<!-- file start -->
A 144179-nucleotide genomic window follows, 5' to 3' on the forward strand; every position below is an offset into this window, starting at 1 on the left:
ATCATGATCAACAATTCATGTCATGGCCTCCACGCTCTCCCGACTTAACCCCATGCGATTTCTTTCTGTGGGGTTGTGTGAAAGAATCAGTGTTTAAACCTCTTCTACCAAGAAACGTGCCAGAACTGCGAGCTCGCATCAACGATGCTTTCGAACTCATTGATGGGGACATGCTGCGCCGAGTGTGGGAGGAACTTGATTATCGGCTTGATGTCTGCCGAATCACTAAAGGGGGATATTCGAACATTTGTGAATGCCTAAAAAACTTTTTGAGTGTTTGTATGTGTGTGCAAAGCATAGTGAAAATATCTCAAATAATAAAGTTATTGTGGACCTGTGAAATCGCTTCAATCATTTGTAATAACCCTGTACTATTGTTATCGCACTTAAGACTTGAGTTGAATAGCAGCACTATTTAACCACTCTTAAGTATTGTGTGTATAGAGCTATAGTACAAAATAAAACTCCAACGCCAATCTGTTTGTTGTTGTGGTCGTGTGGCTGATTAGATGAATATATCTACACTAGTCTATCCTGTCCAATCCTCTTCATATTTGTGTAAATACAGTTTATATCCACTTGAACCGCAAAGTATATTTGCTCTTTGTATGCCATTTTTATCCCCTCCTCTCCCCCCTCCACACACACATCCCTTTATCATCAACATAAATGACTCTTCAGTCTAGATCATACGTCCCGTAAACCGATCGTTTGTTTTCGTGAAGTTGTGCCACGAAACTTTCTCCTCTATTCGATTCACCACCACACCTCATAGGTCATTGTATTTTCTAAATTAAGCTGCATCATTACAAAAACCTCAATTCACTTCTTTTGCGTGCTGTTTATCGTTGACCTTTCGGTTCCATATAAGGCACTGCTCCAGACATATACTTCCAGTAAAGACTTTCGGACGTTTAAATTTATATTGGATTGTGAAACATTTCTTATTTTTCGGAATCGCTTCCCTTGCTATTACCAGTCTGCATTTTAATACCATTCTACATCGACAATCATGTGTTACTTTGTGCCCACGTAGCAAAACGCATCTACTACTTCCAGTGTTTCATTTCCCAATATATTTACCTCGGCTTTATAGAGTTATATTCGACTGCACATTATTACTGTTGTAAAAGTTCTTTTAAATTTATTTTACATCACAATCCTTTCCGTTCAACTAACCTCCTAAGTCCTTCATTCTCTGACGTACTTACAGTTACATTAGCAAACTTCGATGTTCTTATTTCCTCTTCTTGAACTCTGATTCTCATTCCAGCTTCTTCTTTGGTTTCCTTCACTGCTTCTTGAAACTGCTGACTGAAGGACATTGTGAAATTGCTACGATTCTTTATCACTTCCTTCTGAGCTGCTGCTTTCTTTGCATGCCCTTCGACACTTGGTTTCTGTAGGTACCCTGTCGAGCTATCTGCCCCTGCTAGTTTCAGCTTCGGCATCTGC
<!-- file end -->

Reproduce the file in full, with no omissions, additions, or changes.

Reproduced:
A 144179-nucleotide genomic window follows, 5' to 3' on the forward strand; every position below is an offset into this window, starting at 1 on the left:
ATCATGATCAACAATTCATGTCATGGCCTCCACGCTCTCCCGACTTAACCCCATGCGATTTCTTTCTGTGGGGTTGTGTGAAAGAATCAGTGTTTAAACCTCTTCTACCAAGAAACGTGCCAGAACTGCGAGCTCGCATCAACGATGCTTTCGAACTCATTGATGGGGACATGCTGCGCCGAGTGTGGGAGGAACTTGATTATCGGCTTGATGTCTGCCGAATCACTAAAGGGGGATATTCGAACATTTGTGAATGCCTAAAAAACTTTTTGAGTGTTTGTATGTGTGTGCAAAGCATAGTGAAAATATCTCAAATAATAAAGTTATTGTGGACCTGTGAAATCGCTTCAATCATTTGTAATAACCCTGTACTATTGTTATCGCACTTAAGACTTGAGTTGAATAGCAGCACTATTTAACCACTCTTAAGTATTGTGTGTATAGAGCTATAGTACAAAATAAAACTCCAACGCCAATCTGTTTGTTGTTGTGGTCGTGTGGCTGATTAGATGAATATATCTACACTAGTCTATCCTGTCCAATCCTCTTCATATTTGTGTAAATACAGTTTATATCCACTTGAACCGCAAAGTATATTTGCTCTTTGTATGCCATTTTTATCCCCTCCTCTCCCCCCTCCACACACACATCCCTTTATCATCAACATAAATGACTCTTCAGTCTAGATCATACGTCCCGTAAACCGATCGTTTGTTTTCGTGAAGTTGTGCCACGAAACTTTCTCCTCTATTCGATTCACCACCACACCTCATAGGTCATTGTATTTTCTAAATTAAGCTGCATCATTACAAAAACCTCAATTCACTTCTTTTGCGTGCTGTTTATCGTTGACCTTTCGGTTCCATATAAGGCACTGCTCCAGACATATACTTCCAGTAAAGACTTTCGGACGTTTAAATTTATATTGGATTGTGAAACATTTCTTATTTTTCGGAATCGCTTCCCTTGCTATTACCAGTCTGCATTTTAATACCATTCTACATCGACAATCATGTGTTACTTTGTGCCCACGTAGCAAAACGCATCTACTACTTCCAGTGTTTCATTTCCCAATATATTTACCTCGGCTTTATAGAGTTATATTCGACTGCACATTATTACTGTTGTAAAAGTTCTTTTAAATTTATTTTACATCACAATCCTTTCCGTTCAACTAACCTCCTAAGTCCTTCATTCTCTGACGTACTTACAGTTACATTAGCAAACTTCGATGTTCTTATTTCCTCTTCTTGAACTCTGATTCTCATTCCAGCTTCTTCTTTGGTTTCCTTCACTGCTTCTTGAAACTGCTGACTGAAGGACATTGTGAAATTGCTACGATTCTTTATCACTTCCTTCTGAGCTGCTGCTTTCTTTGCATGCCCTTCGACACTTGGTTTCTGTAGGTACCCTGTCGAGCTATCTGCCCCTGCTAGTTTCAGCTTCGGCATCTGC